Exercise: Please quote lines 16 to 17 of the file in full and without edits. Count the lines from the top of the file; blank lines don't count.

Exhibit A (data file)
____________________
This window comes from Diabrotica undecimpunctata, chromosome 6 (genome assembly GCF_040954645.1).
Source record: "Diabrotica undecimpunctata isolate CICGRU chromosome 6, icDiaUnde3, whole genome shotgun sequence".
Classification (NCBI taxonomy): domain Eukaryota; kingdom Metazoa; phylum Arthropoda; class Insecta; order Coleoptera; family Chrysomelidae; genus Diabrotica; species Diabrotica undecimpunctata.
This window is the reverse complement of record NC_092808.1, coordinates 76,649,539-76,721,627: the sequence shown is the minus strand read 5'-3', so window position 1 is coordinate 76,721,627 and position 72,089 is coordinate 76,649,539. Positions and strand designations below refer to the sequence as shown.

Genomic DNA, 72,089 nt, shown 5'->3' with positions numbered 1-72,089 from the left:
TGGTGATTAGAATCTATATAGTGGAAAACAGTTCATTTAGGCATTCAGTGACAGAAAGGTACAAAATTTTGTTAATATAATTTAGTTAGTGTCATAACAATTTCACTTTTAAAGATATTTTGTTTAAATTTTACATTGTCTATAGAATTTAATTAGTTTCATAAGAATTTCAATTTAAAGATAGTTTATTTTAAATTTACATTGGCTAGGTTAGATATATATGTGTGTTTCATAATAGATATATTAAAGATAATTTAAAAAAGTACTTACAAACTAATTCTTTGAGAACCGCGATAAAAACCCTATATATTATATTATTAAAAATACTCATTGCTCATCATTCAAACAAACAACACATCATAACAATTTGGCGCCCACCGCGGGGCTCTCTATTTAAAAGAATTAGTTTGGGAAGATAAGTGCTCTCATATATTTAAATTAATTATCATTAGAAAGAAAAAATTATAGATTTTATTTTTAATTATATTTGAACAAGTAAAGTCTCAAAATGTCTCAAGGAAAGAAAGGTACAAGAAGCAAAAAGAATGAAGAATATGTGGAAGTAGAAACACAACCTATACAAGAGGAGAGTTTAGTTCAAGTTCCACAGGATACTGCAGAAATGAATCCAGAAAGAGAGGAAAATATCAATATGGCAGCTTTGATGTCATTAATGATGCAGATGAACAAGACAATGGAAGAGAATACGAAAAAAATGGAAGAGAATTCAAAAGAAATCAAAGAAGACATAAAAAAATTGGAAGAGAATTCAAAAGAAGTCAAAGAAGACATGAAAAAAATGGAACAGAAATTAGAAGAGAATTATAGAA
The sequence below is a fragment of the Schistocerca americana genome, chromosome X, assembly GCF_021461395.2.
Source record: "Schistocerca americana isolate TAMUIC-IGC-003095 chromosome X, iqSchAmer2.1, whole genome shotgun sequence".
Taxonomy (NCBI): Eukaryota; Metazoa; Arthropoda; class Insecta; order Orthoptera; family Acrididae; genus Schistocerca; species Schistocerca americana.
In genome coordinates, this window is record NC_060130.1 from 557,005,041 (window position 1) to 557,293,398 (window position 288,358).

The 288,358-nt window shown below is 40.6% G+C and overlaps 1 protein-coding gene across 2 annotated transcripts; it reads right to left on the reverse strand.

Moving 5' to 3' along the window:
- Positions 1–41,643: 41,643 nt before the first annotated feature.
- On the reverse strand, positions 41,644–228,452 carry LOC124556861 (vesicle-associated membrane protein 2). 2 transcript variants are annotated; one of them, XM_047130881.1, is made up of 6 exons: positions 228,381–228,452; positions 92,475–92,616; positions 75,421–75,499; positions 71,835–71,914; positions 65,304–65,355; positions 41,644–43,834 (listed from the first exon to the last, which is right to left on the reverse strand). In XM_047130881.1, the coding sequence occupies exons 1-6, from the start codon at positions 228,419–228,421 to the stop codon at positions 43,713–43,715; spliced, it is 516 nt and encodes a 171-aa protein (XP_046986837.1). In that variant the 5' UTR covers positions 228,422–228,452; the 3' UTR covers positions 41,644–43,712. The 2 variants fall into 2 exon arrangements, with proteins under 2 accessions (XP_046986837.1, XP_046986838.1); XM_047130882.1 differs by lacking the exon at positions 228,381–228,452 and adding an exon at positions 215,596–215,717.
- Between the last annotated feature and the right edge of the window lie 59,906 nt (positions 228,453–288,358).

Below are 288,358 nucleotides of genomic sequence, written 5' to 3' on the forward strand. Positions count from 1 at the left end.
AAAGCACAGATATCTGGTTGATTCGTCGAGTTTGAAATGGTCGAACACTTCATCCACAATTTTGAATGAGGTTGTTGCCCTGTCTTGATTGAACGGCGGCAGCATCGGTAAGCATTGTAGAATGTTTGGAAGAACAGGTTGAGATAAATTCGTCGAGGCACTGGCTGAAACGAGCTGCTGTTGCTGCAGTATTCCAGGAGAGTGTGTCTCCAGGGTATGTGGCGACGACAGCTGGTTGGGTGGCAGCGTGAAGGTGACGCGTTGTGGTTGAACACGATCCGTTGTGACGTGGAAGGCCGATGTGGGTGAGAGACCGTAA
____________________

Below are 288,358 nucleotides of genomic sequence, written 5' to 3' on the forward strand. Positions count from 1 at the left end.
AAAGCACAGATATCTGGTTGATTCGTCGAGTTTGAAATGGTCGAACACTTCATCCACAATTTTGAATGAGGTTGTTGCCCTGTCTTGATTGAACGGCGGCAGCATCGGTAAGCATTGTAGAATGTTTGGAAGAACAGGTTGAGATAAATTCGTCGAGGCACTGGCTGAAACGAGCTGCTGTTGCTGCAGTATTCCAGGAGAGTGTGTCTCCAGGGTATGTGGCGACGACAGCTGGTTGGGTGGCAGCGTGAAGGTGACGCGTTGTGGTTGAACACGATCCGTTGTGACGTGGAAGGCCGATGTGGGTGAGAGACCGTAA